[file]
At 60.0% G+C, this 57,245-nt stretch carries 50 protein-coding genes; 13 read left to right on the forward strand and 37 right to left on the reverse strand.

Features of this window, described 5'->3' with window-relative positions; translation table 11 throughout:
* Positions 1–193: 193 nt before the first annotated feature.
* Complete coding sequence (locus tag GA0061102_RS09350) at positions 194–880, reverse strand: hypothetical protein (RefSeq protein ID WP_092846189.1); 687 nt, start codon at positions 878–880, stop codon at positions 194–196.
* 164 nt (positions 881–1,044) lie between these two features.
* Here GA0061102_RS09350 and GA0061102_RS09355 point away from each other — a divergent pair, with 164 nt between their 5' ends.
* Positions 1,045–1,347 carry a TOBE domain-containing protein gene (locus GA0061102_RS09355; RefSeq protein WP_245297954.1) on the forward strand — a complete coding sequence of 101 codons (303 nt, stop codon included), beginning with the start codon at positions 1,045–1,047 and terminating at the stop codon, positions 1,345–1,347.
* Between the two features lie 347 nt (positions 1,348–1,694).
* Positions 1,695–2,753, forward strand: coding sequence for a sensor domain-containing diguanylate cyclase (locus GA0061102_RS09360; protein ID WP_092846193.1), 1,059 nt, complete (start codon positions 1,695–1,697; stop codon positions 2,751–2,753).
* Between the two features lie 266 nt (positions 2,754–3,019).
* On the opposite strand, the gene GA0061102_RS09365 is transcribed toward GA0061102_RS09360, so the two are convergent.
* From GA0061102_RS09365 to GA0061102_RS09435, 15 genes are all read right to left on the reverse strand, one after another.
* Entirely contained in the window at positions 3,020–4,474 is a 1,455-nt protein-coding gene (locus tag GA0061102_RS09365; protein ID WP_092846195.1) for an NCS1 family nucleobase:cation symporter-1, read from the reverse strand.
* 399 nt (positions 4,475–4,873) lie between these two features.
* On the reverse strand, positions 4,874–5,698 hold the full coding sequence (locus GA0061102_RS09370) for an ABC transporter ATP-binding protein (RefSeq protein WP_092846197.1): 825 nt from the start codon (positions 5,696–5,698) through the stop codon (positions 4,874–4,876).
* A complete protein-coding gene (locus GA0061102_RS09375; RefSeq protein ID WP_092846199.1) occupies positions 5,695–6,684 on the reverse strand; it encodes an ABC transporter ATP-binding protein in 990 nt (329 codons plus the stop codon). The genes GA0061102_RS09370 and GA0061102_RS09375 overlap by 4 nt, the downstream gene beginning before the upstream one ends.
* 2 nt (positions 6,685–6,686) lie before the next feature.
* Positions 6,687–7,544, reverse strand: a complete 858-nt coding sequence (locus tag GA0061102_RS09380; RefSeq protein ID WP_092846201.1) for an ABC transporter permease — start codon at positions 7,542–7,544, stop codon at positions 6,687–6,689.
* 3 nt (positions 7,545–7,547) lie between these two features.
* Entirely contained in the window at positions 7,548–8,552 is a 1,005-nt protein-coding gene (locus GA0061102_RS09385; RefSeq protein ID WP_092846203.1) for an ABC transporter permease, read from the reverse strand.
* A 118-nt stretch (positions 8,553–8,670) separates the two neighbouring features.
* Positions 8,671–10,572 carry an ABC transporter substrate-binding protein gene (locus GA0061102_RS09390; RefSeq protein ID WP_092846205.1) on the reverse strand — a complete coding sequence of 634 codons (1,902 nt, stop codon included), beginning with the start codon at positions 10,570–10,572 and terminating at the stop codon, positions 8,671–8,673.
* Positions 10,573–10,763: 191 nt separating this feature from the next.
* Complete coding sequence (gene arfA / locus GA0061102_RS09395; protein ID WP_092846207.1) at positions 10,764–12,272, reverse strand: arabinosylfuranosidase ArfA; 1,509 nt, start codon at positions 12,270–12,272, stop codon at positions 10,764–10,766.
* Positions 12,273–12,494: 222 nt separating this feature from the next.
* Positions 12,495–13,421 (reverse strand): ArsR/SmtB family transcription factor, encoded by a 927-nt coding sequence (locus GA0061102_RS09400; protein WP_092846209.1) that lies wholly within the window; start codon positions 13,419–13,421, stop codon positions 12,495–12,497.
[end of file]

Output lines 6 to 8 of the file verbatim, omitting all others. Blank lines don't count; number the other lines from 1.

* Here GA0061102_RS09350 and GA0061102_RS09355 point away from each other — a divergent pair, with 164 nt between their 5' ends.
* Positions 1,045–1,347 carry a TOBE domain-containing protein gene (locus GA0061102_RS09355; RefSeq protein WP_245297954.1) on the forward strand — a complete coding sequence of 101 codons (303 nt, stop codon included), beginning with the start codon at positions 1,045–1,047 and terminating at the stop codon, positions 1,345–1,347.
* Between the two features lie 347 nt (positions 1,348–1,694).